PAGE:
For the vast majority of customers the Cloudera platform is going to represent their best choice. But one of our absolute priorities was keep Hadoop open and interoperable and not evolve it into yet another proprietary data management platform, which I think the industry has quite enough of.

 

How will the collaboration help support the huge wave of initiatives emerging around the IoT (Internet of Things)?

Davis:

With the innovation from Cloudera and the performance capabilities of Intel we are on track to make sure the Hadoop platform evolves in such a way that it can handle the huge amounts of data generated by devices on the internet in real time. You have the benefit of both batch oriented processing and real time processing.

The big data opportunity in many respects is bigger than the opportunity brought about by cloud computing over the past half decade, because cloud computing is really an efficient means of getting scale into applications, whereas big data technology like the Enterprise Data Hub offers transformative use cases economically. The key is making sure we have a platform to handle the scale requirements of IoT data. If you look at the capabilities already built into Cloudera's applications in the market today, and what's coming over the next two years, you’ll see thats exactly what we're building.

> See also: The rising stars of big data

 

What are Cloudera's growth plans for the Europe and the UK?

Reilly:

One of the great advantages of the partnership is that we will be able to expand our footprint internationally and get closer to customers with more local resources we can align with. We do have a presence in Europe: it turns out it's' our fastest growing segment year over year but there's a lot more we can do. Intel's sales organisation has already established a lot of relationships with our target customers and partners and a lot of the funding from Intel is directly allowing us to do that.

Davis:

The Hadoop market has grown in parts of the world where people are wiling to maybe compromise a bit on the complexity or how well its integrated into other enterprise environment, but I think in general the European market is a very pragmatic market with very high expectations on how to get business value out of the platform. So a lot of the things we are doing together to try and get Hadoop higher performance, to make Hadoop more secure, and to get it integrated easily into the Enterprise Data Hub are going to be a really good fit for the European market so customers can get the business value quickly and not have to worry as much about the technology.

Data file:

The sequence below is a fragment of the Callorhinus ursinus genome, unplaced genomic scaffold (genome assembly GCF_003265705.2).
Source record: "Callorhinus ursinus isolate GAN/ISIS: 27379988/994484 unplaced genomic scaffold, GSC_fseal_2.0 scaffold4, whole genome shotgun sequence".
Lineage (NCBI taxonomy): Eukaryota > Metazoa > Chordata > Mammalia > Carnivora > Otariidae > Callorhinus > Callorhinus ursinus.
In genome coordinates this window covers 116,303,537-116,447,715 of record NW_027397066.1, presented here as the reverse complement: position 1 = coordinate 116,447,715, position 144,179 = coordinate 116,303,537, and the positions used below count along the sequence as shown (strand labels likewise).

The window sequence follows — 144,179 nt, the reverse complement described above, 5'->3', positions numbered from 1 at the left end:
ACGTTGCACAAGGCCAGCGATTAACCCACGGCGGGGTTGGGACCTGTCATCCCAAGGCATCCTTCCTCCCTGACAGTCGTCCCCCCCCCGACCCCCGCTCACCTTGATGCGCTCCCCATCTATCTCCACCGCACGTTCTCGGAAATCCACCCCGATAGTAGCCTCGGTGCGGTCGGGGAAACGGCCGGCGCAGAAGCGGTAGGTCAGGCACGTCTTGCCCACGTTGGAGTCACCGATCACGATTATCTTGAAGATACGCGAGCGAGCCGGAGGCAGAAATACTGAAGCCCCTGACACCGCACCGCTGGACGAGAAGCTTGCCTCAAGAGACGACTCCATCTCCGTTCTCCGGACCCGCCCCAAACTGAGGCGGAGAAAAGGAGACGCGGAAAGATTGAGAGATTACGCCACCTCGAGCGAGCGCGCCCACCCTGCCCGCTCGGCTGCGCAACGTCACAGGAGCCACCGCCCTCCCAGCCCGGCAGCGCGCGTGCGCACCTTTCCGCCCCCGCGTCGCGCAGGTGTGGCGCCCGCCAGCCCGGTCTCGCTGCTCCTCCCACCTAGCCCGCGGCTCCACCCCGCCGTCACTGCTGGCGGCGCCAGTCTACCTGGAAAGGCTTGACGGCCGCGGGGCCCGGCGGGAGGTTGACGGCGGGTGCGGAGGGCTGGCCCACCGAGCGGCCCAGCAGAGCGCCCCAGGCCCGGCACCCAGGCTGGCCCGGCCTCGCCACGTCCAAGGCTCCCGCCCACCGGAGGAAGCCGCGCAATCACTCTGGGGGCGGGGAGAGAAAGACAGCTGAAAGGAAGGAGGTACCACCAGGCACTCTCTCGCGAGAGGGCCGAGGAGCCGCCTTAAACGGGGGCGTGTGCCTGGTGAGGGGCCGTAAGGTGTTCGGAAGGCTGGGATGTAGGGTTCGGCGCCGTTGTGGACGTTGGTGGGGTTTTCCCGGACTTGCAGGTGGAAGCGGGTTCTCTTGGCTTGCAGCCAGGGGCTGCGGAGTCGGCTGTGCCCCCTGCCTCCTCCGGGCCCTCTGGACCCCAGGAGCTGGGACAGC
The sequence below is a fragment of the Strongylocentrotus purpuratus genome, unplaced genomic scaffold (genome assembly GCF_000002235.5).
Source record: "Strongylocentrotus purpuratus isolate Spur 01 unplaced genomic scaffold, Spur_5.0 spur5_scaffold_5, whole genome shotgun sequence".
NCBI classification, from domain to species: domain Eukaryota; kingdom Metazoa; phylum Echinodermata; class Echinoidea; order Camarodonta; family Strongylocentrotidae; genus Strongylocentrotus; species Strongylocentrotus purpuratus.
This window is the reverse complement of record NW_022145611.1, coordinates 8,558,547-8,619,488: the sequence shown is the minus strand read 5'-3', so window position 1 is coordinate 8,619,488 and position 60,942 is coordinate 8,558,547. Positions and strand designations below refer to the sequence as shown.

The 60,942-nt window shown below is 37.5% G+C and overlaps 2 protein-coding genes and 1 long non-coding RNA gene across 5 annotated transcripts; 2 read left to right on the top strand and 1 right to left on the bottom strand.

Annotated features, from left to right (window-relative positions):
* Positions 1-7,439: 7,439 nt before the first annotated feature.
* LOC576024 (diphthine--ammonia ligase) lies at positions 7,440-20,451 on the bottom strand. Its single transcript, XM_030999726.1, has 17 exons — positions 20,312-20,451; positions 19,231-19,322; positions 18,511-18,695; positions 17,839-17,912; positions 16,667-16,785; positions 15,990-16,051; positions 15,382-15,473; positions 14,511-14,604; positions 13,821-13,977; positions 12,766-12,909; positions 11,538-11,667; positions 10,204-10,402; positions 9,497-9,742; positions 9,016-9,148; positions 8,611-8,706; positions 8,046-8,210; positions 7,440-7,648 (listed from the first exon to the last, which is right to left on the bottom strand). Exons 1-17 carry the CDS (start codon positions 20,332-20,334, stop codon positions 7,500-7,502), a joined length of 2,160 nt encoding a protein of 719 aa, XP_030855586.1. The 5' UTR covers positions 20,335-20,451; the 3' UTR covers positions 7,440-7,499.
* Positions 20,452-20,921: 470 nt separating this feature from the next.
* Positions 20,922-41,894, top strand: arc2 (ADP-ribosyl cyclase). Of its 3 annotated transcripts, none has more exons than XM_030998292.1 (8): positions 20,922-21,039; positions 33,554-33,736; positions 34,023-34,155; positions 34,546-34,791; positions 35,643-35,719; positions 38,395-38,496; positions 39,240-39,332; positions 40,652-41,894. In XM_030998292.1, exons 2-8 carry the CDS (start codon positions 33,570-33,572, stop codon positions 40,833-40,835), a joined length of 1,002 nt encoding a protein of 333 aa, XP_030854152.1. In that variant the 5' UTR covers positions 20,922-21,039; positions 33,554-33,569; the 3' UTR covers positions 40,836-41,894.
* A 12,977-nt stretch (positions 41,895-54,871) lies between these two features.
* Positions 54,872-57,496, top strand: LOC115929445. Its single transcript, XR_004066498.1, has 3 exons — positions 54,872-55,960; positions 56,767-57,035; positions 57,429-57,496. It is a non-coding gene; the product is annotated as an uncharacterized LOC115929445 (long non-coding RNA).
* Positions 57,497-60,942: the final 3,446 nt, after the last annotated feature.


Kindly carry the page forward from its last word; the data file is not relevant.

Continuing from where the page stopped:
What are the inhibitors to seeing faster growth in big data space in the UK?

Reilly:

I always go back to the fact that this is a technology that comes down to the imagination and vision of business leaders to envision new business models and ways of engaging with their customers. We still see a bit of a bifurcation in the market between the haves and have-nots. There are people out there leading and innovating and astonishing me every day with with their creativity but we still gave a large number of organisations on the sidelines trying to figure out what to do. I hope this partnership is a bit of incentive for those organisations still on the sidelines to think about how to accelerate their plans to really drive innovation and the customer engagement model with big data.

 

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Ben Rossi

Ben was Vitesse Media's editorial director, leading content creation and editorial strategy across all Vitesse products, including its market-leading B2B and consumer magazines, websites, research and...